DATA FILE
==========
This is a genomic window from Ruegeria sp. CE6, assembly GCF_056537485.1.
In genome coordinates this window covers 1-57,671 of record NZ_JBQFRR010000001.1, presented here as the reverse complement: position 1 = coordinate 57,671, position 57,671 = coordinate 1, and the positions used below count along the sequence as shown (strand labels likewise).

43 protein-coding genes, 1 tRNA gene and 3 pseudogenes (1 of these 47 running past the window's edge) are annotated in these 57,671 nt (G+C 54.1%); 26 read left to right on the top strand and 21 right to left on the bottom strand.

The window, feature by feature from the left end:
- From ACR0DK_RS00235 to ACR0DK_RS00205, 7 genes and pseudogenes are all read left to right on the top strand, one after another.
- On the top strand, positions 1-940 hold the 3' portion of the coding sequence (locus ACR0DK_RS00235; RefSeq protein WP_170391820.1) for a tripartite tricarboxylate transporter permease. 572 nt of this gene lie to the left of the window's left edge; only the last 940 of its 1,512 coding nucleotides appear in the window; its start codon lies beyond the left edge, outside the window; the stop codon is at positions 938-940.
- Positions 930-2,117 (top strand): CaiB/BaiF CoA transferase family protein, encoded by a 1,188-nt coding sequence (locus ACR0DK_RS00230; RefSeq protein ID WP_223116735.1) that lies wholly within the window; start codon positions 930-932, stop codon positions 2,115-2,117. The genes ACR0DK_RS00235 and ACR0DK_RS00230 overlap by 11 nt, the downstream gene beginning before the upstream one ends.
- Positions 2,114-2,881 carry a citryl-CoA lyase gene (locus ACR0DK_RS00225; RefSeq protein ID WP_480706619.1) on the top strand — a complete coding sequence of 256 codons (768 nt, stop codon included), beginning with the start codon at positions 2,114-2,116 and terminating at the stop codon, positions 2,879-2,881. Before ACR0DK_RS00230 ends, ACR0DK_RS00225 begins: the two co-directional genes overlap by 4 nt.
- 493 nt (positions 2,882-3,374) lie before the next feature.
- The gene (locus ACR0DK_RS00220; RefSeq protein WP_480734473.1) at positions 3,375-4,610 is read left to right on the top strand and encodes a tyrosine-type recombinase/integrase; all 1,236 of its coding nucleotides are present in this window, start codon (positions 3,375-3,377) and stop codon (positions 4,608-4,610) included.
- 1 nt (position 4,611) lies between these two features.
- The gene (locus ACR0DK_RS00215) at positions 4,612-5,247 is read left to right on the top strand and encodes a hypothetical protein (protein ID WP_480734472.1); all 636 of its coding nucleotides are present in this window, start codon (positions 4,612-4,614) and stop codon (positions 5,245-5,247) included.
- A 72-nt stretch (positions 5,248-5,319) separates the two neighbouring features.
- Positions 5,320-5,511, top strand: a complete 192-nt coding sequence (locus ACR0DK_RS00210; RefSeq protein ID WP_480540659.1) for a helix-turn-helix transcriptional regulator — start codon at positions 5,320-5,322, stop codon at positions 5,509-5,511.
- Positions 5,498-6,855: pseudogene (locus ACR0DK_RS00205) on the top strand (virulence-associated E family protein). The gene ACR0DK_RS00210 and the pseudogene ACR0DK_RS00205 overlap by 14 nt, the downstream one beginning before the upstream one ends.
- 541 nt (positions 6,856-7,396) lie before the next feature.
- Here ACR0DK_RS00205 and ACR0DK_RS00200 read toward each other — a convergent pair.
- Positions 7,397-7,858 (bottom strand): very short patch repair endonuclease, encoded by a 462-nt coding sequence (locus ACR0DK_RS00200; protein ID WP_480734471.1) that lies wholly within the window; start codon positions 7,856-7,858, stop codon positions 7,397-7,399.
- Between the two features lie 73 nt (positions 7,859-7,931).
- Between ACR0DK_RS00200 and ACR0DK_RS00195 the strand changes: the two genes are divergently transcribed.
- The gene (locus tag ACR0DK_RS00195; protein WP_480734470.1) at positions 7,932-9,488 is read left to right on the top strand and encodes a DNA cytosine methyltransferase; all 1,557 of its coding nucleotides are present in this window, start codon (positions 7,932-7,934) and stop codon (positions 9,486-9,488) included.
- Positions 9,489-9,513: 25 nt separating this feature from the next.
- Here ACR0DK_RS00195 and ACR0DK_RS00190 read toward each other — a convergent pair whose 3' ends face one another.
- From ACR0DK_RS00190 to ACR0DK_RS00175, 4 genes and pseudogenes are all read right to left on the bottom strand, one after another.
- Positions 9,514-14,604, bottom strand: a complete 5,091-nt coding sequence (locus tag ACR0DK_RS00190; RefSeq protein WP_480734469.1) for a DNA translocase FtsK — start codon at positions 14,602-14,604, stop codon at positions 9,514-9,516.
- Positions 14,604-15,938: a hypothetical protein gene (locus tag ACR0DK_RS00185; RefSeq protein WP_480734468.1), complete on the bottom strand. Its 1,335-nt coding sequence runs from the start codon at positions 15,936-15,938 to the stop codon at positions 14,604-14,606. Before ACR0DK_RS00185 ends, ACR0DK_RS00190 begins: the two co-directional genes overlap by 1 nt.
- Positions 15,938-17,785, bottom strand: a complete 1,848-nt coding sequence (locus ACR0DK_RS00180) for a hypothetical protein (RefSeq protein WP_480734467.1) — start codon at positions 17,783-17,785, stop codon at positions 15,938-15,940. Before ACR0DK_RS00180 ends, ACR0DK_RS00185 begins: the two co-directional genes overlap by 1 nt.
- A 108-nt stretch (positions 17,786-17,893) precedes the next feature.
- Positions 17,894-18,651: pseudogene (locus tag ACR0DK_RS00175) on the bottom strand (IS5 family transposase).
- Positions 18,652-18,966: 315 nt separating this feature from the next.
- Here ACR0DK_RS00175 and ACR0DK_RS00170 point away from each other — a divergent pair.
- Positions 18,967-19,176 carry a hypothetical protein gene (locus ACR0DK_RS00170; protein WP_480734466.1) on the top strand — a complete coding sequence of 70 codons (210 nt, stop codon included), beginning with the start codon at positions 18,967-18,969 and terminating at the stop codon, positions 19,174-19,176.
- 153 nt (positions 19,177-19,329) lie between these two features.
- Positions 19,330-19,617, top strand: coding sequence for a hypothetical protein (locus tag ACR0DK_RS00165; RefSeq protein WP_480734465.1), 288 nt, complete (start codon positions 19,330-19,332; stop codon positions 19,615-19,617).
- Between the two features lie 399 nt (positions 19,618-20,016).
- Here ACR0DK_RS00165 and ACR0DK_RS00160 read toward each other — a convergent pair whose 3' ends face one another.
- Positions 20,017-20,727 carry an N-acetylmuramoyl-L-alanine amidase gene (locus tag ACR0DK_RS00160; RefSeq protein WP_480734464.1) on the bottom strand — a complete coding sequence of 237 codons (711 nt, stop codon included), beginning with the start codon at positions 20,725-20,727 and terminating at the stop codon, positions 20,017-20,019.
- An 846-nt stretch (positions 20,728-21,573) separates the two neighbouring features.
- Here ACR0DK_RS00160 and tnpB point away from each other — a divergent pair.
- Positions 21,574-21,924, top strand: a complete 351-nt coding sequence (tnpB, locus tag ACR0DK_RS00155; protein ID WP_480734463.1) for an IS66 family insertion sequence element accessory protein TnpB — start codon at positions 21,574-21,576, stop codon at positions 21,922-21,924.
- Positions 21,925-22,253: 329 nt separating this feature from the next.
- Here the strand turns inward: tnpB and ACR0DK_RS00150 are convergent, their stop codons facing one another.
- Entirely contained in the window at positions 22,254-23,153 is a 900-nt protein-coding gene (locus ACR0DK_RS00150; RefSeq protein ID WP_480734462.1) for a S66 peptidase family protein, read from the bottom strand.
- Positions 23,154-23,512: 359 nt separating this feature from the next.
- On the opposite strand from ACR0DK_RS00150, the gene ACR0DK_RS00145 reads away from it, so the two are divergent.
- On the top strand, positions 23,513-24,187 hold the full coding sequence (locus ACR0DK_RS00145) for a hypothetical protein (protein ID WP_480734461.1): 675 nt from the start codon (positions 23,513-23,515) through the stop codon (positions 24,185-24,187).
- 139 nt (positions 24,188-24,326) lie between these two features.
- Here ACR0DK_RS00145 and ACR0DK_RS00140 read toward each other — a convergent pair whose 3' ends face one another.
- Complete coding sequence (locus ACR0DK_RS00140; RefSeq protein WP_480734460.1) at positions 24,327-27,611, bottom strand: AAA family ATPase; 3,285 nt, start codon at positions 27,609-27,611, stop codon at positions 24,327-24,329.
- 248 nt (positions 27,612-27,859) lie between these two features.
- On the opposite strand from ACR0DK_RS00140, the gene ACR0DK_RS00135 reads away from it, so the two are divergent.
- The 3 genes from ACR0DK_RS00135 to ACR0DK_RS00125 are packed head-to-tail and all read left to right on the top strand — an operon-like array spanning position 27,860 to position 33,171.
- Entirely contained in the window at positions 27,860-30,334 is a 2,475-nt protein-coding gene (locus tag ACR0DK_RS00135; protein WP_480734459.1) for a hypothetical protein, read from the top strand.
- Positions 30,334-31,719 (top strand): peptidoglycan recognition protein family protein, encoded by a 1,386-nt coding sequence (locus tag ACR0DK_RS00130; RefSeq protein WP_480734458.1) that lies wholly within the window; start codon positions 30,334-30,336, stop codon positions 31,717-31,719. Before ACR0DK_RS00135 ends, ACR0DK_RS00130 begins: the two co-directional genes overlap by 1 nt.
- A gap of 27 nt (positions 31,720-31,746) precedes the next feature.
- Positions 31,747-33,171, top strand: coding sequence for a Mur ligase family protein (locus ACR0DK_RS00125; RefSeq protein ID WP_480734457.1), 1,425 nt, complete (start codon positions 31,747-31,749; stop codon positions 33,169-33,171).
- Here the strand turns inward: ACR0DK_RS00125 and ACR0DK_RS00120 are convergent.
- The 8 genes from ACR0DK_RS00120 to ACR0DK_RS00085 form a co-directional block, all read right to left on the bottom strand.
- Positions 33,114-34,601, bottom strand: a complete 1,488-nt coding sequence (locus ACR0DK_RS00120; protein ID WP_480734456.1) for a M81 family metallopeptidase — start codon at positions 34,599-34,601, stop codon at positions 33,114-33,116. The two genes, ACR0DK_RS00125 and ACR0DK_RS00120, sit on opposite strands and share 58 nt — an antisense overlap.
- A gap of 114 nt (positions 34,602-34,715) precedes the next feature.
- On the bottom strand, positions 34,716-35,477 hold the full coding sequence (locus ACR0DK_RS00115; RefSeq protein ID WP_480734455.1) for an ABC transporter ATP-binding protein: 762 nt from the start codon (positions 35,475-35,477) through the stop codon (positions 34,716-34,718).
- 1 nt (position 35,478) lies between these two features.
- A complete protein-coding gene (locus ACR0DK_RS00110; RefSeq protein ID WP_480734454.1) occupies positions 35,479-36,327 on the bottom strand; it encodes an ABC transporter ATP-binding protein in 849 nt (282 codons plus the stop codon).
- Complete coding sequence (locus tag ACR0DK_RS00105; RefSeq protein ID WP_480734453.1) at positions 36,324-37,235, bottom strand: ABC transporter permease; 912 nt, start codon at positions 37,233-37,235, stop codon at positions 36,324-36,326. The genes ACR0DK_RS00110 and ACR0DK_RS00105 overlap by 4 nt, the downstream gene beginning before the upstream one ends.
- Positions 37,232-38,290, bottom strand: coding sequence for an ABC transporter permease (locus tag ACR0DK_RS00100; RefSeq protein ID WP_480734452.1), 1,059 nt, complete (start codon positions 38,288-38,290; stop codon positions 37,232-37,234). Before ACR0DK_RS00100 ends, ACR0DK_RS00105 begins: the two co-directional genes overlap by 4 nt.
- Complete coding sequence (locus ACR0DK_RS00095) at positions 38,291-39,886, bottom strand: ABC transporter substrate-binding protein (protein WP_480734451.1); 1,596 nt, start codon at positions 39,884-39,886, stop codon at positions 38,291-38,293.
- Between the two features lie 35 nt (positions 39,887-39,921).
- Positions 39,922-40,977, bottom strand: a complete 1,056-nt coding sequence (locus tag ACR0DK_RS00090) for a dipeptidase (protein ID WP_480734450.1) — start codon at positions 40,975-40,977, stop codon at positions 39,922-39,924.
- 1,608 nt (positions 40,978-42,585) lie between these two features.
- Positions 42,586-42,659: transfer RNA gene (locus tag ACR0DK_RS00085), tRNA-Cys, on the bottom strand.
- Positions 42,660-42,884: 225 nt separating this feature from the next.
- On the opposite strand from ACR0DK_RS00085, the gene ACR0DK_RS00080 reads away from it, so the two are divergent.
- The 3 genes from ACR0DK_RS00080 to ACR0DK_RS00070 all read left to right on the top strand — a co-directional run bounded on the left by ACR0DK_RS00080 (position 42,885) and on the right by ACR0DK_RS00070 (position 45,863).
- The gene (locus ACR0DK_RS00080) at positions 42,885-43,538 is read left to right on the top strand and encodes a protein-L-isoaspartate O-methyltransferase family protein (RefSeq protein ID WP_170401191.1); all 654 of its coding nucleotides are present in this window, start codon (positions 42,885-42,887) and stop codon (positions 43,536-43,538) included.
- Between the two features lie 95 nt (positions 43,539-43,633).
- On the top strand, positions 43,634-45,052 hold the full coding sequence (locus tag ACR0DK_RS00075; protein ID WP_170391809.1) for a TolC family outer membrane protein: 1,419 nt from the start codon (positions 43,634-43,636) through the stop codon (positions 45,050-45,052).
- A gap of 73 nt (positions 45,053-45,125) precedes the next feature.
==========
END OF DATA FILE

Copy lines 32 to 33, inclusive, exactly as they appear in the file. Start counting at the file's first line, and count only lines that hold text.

- Positions 18,967-19,176 carry a hypothetical protein gene (locus ACR0DK_RS00170; protein WP_480734466.1) on the top strand — a complete coding sequence of 70 codons (210 nt, stop codon included), beginning with the start codon at positions 18,967-18,969 and terminating at the stop codon, positions 19,174-19,176.
- 153 nt (positions 19,177-19,329) lie between these two features.